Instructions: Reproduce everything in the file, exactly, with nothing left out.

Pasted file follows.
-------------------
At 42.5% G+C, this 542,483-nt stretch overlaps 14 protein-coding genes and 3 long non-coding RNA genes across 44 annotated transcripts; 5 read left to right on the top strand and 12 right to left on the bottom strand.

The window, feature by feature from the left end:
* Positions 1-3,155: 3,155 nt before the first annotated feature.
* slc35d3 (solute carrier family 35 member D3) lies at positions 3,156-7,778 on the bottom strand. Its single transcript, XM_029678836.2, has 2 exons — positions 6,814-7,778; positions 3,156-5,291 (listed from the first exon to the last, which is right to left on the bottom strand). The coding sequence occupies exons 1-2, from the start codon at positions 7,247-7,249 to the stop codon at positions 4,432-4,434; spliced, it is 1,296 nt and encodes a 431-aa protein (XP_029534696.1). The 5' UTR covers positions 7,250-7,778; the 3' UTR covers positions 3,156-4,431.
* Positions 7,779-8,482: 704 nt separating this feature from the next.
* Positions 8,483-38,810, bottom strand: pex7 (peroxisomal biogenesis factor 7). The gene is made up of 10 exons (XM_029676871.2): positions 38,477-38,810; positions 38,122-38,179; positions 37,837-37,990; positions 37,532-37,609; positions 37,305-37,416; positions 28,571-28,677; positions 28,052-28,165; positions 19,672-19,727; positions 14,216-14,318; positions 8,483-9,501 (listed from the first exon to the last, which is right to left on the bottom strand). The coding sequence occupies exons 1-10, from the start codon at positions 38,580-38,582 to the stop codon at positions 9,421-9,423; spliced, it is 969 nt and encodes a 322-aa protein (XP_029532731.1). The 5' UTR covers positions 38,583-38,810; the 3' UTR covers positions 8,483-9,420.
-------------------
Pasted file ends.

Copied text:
At 42.5% G+C, this 542,483-nt stretch overlaps 14 protein-coding genes and 3 long non-coding RNA genes across 44 annotated transcripts; 5 read left to right on the top strand and 12 right to left on the bottom strand.

The window, feature by feature from the left end:
* Positions 1-3,155: 3,155 nt before the first annotated feature.
* slc35d3 (solute carrier family 35 member D3) lies at positions 3,156-7,778 on the bottom strand. Its single transcript, XM_029678836.2, has 2 exons — positions 6,814-7,778; positions 3,156-5,291 (listed from the first exon to the last, which is right to left on the bottom strand). The coding sequence occupies exons 1-2, from the start codon at positions 7,247-7,249 to the stop codon at positions 4,432-4,434; spliced, it is 1,296 nt and encodes a 431-aa protein (XP_029534696.1). The 5' UTR covers positions 7,250-7,778; the 3' UTR covers positions 3,156-4,431.
* Positions 7,779-8,482: 704 nt separating this feature from the next.
* Positions 8,483-38,810, bottom strand: pex7 (peroxisomal biogenesis factor 7). The gene is made up of 10 exons (XM_029676871.2): positions 38,477-38,810; positions 38,122-38,179; positions 37,837-37,990; positions 37,532-37,609; positions 37,305-37,416; positions 28,571-28,677; positions 28,052-28,165; positions 19,672-19,727; positions 14,216-14,318; positions 8,483-9,501 (listed from the first exon to the last, which is right to left on the bottom strand). The coding sequence occupies exons 1-10, from the start codon at positions 38,580-38,582 to the stop codon at positions 9,421-9,423; spliced, it is 969 nt and encodes a 322-aa protein (XP_029532731.1). The 5' UTR covers positions 38,583-38,810; the 3' UTR covers positions 8,483-9,420.